In May 2023 the choir visited Somerset and put on three concerts, culminating with a lunchtime recital in Wells Cathedral.
Here are videos of us singing:
After singing there, we sang in the medieval Chapter House.
David Green writes:
The Renaissance Choir didn’t let the side down and were well supported on the last leg of their short tour of Somerset.
The slow-moving calm of some choice Victoria and some more celebratory Palestrina led to Bogoroditse Dyevo, a reprise of one of last year’s stand-out events, the Rachmaninov Vespers, and always likely to be a highlight as soon as the tenors turn on the turbo chargers and, to me at least, it sounds like we are forlorn and grief-stricken in our wilderness.
Director Peter Gambie introduced Rheinberger’s Abendlied as an ‘antidote to modern life’ in his self-effacing way before it evoked a restful evening with its blend of voices. Peter has the confidence in his choir necessary to make his modest approach ironic. If you’ve much to be modest about, it wouldn’t work. Orlando di Lasso re-echoed through the acoustic before the sopranos stretched it further in Great God of Love by Pearsall.
It’s possible that by putting myself away in a corner in order to annoy as few people as possible with my note-taking deprives me of hearing any such ensemble performance at its best. I was aware of a bass line by being sat right by where much of it was coming from. The sopranos were fine from across the other side but what I heard might not have been quite the same as what most people did.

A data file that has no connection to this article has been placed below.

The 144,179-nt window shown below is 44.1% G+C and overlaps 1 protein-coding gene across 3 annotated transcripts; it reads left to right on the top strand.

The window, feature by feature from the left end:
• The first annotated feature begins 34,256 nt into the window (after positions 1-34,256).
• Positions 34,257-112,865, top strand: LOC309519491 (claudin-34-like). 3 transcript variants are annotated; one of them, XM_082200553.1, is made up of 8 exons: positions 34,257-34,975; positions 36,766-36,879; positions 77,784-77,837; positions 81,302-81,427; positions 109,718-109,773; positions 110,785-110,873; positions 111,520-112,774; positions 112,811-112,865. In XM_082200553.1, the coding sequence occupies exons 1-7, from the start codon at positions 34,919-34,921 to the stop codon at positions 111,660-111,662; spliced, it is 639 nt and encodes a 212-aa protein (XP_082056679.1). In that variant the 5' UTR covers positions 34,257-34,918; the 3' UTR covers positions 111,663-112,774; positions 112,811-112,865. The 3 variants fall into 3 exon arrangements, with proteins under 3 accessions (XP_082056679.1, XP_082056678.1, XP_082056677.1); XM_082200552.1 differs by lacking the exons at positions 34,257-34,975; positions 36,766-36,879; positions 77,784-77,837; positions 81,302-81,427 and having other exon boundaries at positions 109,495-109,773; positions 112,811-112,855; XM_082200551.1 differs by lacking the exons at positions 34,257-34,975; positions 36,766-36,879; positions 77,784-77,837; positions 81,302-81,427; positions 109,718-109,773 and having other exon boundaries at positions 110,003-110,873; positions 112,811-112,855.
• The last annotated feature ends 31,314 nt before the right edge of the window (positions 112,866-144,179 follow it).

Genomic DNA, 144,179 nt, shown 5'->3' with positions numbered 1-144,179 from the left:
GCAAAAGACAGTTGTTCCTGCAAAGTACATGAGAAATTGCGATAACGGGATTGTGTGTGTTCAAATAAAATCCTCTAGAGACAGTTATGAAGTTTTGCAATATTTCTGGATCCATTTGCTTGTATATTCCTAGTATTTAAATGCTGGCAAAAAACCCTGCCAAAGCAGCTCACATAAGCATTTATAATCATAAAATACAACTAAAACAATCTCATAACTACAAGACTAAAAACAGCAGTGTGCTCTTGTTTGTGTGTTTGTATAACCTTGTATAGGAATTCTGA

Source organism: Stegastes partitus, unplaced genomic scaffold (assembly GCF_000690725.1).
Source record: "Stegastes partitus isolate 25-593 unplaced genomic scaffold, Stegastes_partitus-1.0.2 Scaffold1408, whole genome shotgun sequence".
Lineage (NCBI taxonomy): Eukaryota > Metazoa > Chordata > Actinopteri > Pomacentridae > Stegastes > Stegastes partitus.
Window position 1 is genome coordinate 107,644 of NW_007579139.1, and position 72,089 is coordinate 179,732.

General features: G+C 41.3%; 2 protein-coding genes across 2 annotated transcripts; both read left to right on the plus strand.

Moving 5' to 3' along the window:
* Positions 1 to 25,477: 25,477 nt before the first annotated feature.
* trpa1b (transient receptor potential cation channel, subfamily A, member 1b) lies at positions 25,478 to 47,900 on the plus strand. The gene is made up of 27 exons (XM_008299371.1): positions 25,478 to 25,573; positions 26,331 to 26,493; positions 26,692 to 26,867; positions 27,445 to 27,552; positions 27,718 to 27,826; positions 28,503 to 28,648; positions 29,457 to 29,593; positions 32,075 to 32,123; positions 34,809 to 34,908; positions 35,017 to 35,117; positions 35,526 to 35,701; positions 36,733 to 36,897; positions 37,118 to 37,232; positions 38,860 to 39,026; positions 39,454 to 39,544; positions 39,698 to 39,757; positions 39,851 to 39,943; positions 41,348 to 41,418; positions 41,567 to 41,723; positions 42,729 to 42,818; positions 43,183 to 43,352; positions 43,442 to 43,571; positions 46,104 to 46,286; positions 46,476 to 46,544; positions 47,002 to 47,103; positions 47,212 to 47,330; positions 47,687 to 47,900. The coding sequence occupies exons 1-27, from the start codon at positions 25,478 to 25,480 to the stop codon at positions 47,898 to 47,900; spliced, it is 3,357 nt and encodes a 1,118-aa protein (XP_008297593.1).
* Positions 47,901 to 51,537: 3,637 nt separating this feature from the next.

William Byrd is a choir speciality and it wouldn’t have been right for them not to represent him on such an occasion in this anniversary year. We had too little of the best bits, really, in only 40 minutes. This was more of a taster session than any magnum opus but the Sanctus hung in the air beautifully if too briefly and in need of more to go with it.
Eric Whitacre’s Sleep made me write ‘wall of sound’ (whether or not I’d been reading about Phil Spector recently), but it sudsided to a minimal finale that might not have occured to him. This Marriage expressed some hope over expectation for those disciples of Diogenes amongst us before Hail Gladdening Light by Charles Wood filled Wells with top notes and a swelling sound to finish impressively.